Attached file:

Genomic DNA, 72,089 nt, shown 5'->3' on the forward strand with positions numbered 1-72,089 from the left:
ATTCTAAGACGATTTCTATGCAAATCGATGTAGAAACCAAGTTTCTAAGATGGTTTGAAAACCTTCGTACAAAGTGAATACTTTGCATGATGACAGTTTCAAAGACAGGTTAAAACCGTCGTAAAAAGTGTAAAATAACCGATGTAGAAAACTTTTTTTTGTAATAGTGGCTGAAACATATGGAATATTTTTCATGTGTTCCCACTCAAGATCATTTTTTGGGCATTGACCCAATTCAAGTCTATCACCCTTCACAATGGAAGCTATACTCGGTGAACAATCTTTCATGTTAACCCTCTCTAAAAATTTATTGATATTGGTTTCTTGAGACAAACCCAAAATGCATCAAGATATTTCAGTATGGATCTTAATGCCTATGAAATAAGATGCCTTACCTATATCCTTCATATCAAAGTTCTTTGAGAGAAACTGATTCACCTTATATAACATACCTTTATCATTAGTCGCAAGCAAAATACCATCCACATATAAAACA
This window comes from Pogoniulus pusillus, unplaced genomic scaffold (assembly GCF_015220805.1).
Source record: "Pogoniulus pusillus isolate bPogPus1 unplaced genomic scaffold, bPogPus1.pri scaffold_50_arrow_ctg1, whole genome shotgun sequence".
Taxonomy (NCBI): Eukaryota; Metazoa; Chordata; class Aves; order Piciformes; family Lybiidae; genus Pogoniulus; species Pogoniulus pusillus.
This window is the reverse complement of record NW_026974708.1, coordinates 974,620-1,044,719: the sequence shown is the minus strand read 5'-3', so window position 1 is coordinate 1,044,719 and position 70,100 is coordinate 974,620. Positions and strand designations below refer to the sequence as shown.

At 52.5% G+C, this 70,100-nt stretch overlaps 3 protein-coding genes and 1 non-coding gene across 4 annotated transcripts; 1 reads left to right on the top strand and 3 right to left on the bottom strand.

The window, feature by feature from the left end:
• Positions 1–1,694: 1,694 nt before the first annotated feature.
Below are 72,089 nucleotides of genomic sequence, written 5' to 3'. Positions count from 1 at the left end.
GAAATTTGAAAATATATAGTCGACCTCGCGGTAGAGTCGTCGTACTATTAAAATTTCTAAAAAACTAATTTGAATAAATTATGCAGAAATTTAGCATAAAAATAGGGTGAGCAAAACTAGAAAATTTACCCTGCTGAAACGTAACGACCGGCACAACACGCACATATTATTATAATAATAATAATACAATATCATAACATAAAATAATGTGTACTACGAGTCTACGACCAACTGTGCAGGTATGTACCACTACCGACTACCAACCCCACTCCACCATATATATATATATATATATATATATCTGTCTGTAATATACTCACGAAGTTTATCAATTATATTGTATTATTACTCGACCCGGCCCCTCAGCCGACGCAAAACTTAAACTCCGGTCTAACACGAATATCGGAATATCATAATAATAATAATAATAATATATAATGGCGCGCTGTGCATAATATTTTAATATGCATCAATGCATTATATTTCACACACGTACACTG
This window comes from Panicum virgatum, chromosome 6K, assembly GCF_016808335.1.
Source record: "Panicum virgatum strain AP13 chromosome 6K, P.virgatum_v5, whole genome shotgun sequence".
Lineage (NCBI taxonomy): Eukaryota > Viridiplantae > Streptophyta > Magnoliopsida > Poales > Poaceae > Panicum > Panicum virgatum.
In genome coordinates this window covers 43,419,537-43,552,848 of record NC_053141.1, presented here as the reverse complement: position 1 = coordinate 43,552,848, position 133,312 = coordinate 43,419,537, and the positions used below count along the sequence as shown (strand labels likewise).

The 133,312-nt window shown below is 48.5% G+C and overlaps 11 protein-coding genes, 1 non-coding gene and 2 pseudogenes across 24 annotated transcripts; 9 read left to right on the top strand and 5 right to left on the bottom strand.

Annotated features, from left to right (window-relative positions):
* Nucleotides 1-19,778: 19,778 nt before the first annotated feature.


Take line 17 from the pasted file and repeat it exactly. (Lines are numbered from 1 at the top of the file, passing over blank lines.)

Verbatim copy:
Annotated features, from left to right (window-relative positions):